I am in some kind of war zone. I see there are a number of compartments of some kind. One of the enemy soldiers approaches with his rifle and bayonet and tears open one of the compartments. He goes inside. I hear shots and the sound of someone being punched. Now I am fleeing. There is a young boy about 12 or 13 beside me. He is being reassured by someone that everything will be okay. I tell him, “there is really no guarantee of anything.” Something shifts and I am now in a position where I seem to be constrained and somewhat suffocated. I feel panicky.
Suddenly, I wake up. I can feel the adrenaline pumping in my body. I am in an alarm state. However, quickly I become aware of the part of me that is frightened, the part of me that is the oppressor, and also the part of me that sits back a little and sees the whole. My ability to come quickly back to the present and be conscious is at work here. At this juncture, an insight comes to me unbidden that oppression of the life force is endemic in our culture. The dark force of oppression that I feel is also aligned with my schooling experience as I was growing up, my experience with my religious background, peer culture, and with my home life where my mother often cautioned me to slow down and to get ‘hold’ of myself. She seemed to see me as out-of-control. Was I really out of control? Perhaps I was just too much for her? Whatever the precipitants were she was certainly regularly cautioning me to slow down. Her constant cautions were certainly an unfortunate and no doubt unintended contribution to my eventual tendency to oppress myself and my vital energy. My heartbeat is now decelerating. The oppressor part of me has transformed into another part that is alert and ready for anything. The victimized, oppressed part of me is awake to my own ability to be aware and sense my experience. My consciousness sees reality in a very different way than those egoic selves already mentioned, and sees the world more clearly as a whole, and perhaps increasingly close to how it actually is.
Perhaps a few words about the young boy that is beside me in the dream are important to share. No doubt he is a part of me, and I would say represents the part of me that is learning to be present in the moment and see life as an unfolding event that is teaching me to be ‘ready for anything,’ recognize what I can and cannot control, and how to be with whatever life offers. For sure, there is a lot more that can be explored in my dream but I will leave it here for now, and perhaps another Field Note that might focus on dream work.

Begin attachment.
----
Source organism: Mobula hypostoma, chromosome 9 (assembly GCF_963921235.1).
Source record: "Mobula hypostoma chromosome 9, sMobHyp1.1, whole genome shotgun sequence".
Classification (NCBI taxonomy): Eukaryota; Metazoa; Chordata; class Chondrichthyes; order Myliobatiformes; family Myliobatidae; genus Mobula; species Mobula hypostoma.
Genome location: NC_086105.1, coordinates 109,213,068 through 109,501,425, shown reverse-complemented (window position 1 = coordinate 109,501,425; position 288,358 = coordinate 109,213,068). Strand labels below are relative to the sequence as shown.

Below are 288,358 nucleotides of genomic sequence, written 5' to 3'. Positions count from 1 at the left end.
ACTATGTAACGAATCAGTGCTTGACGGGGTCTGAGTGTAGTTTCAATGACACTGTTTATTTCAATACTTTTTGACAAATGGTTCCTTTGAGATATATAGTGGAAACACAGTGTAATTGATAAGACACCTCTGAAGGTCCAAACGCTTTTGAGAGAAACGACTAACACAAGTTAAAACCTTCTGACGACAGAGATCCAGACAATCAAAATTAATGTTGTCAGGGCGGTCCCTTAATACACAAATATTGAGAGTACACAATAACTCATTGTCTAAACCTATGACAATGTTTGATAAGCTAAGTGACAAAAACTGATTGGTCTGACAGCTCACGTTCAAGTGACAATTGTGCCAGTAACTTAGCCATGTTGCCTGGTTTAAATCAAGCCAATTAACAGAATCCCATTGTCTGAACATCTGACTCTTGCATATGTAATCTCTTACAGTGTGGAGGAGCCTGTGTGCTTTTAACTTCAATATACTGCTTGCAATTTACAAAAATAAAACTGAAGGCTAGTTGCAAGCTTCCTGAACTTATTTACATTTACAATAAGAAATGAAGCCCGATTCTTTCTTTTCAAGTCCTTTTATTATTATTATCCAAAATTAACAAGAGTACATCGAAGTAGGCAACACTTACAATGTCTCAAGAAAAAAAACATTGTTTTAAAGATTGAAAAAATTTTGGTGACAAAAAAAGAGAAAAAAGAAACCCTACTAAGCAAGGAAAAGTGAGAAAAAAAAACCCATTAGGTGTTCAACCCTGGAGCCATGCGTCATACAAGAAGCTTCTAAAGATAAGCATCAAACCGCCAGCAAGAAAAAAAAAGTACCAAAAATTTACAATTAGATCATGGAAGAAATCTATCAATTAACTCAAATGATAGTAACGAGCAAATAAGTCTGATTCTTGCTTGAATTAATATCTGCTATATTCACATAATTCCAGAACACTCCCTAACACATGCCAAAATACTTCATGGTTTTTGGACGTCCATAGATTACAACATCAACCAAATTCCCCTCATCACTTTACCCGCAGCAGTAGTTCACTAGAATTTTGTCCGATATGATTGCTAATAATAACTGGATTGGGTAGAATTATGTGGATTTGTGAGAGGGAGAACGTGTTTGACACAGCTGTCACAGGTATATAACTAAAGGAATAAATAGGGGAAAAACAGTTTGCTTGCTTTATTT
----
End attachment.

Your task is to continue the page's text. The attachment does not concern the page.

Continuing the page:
This dream and my work with it represent what we might call ‘ego death.’ I prefer to call this ‘ego transformation.’ The view that what is unwanted in consciousness and life offers a doorway to personal transformation and is an important aspect of many Wisdom Traditions such as Buddhism and Daoism. It is also a central aspect of the humanistic-existential process-oriented approach that I am offering here, and in my work. Central is the seamless integration of mindfulness and deep psychological work that has life-changing potential.
Philosophers, historians, culture investigators, psychotherapists, and many others have spent have spent large amounts of time looking into what I believe are the questions that lie at the core issues that lead to life force suppression, oppression, and eventually I would hope full expression. I would frame these questions as: “What matters?” and “What are your most deeply held values that underlie what matters to you?”
The problem with the term, ‘ego death,’ is that it is a misleading notion. What we call egos are in most instances structures in consciousness that are already dead. What matters is breathing life back into these dead structures; re-vivifying them! Egos are reified personality structures. ‘Reified’ means something that’s not solid and concrete is taken to be so. A visual metaphor might help here: water is liquid and flows but when it’s frozen, it’s solid. When our personality structure becomes rigid, yielding a ‘permanent’ sense of identity (“this is who I am”), it becomes an ego. No doubt you have all heard expressions about ‘too much ego.’ Traditionally most frequently applied to men, but women are certainly not exempt. Ego is the defensive structure that has been unconsciously built up to protect the self from the exigencies of the overwhelming interactions in your personal history (and perhaps genetics, too) and is seamlessly interwoven with your emotions, body states, and behavior patterns. It is important to remember that all this ego construction is done in the service of your survival from the earliest days. Egoic structures develop and ‘harden’ over time over many years and become what you and I most likely think of as “who I am”: your personal identity.